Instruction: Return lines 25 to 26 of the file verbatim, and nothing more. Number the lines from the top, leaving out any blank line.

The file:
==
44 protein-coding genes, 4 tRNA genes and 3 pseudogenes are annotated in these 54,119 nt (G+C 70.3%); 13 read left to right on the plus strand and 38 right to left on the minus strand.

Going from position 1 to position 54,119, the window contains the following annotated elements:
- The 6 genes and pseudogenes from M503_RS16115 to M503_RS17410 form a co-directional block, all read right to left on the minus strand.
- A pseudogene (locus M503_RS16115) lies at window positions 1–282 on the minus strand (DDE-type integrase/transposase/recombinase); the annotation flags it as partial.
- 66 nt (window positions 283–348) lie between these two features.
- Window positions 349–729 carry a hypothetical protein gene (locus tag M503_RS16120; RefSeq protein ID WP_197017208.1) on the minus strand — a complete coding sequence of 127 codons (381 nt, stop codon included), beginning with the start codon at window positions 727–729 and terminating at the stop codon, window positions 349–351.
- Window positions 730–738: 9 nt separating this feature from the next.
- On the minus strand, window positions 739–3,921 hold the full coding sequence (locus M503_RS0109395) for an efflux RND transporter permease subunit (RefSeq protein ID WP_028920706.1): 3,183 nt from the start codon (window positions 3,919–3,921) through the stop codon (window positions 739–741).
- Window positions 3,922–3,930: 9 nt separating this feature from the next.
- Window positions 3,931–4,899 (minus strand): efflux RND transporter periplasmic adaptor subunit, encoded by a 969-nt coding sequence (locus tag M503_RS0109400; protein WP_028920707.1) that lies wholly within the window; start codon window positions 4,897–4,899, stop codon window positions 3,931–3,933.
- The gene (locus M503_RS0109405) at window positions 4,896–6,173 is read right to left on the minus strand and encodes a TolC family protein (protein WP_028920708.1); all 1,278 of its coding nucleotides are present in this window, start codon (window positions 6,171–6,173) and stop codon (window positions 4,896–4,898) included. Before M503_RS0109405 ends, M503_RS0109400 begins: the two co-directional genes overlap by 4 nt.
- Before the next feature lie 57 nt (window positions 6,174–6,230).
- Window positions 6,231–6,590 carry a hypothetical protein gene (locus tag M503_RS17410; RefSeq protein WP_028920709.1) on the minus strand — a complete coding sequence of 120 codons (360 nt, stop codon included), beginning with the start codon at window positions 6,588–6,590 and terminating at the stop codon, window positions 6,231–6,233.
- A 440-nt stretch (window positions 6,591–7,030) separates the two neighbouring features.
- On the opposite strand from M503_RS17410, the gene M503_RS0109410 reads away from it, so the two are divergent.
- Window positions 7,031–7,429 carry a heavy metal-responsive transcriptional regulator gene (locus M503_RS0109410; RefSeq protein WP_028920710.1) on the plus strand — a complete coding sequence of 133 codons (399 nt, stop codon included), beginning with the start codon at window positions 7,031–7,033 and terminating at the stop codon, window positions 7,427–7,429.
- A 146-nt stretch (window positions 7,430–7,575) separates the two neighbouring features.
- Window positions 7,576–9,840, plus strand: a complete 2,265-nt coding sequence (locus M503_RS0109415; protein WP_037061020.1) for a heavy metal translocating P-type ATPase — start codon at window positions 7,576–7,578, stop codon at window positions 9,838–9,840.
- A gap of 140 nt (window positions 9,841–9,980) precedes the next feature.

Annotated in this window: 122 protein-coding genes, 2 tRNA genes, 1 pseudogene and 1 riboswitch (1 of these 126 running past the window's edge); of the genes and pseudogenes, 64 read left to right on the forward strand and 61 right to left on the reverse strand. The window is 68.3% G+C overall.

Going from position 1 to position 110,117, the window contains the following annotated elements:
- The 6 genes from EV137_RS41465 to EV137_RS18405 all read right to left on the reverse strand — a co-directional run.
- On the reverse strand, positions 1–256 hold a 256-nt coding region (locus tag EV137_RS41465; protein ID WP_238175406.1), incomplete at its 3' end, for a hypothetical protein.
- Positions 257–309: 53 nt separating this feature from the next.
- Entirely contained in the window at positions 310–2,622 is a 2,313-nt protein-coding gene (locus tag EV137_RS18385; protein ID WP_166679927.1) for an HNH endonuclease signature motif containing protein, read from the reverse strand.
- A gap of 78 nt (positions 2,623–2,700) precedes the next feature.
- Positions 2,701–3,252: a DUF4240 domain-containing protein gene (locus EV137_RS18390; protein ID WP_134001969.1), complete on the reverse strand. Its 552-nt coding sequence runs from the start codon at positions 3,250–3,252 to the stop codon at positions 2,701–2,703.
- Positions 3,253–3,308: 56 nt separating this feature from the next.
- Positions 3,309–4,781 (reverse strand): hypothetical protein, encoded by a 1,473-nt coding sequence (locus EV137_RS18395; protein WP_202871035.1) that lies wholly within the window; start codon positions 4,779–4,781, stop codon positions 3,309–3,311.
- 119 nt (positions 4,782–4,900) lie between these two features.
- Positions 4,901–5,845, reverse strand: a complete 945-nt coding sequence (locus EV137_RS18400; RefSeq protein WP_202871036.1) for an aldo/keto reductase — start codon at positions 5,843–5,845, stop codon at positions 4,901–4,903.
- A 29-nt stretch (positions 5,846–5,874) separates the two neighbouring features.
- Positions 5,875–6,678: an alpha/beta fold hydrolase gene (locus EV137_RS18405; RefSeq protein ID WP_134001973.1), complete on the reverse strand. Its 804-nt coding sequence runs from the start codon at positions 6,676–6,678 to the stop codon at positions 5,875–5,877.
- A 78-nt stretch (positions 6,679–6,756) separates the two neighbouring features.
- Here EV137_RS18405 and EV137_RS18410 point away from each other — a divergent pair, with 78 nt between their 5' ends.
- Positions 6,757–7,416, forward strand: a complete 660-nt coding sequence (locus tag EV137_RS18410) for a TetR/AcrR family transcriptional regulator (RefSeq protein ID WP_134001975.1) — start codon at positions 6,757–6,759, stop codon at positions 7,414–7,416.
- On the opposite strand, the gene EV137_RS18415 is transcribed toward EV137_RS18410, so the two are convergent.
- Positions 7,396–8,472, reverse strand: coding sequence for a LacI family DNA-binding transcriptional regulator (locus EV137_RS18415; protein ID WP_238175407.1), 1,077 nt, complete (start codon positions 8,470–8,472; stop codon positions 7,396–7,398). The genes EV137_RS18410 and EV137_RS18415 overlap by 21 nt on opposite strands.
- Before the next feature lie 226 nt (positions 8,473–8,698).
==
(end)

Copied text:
- Entirely contained in the window at positions 310–2,622 is a 2,313-nt protein-coding gene (locus tag EV137_RS18385; protein ID WP_166679927.1) for an HNH endonuclease signature motif containing protein, read from the reverse strand.
- A gap of 78 nt (positions 2,623–2,700) precedes the next feature.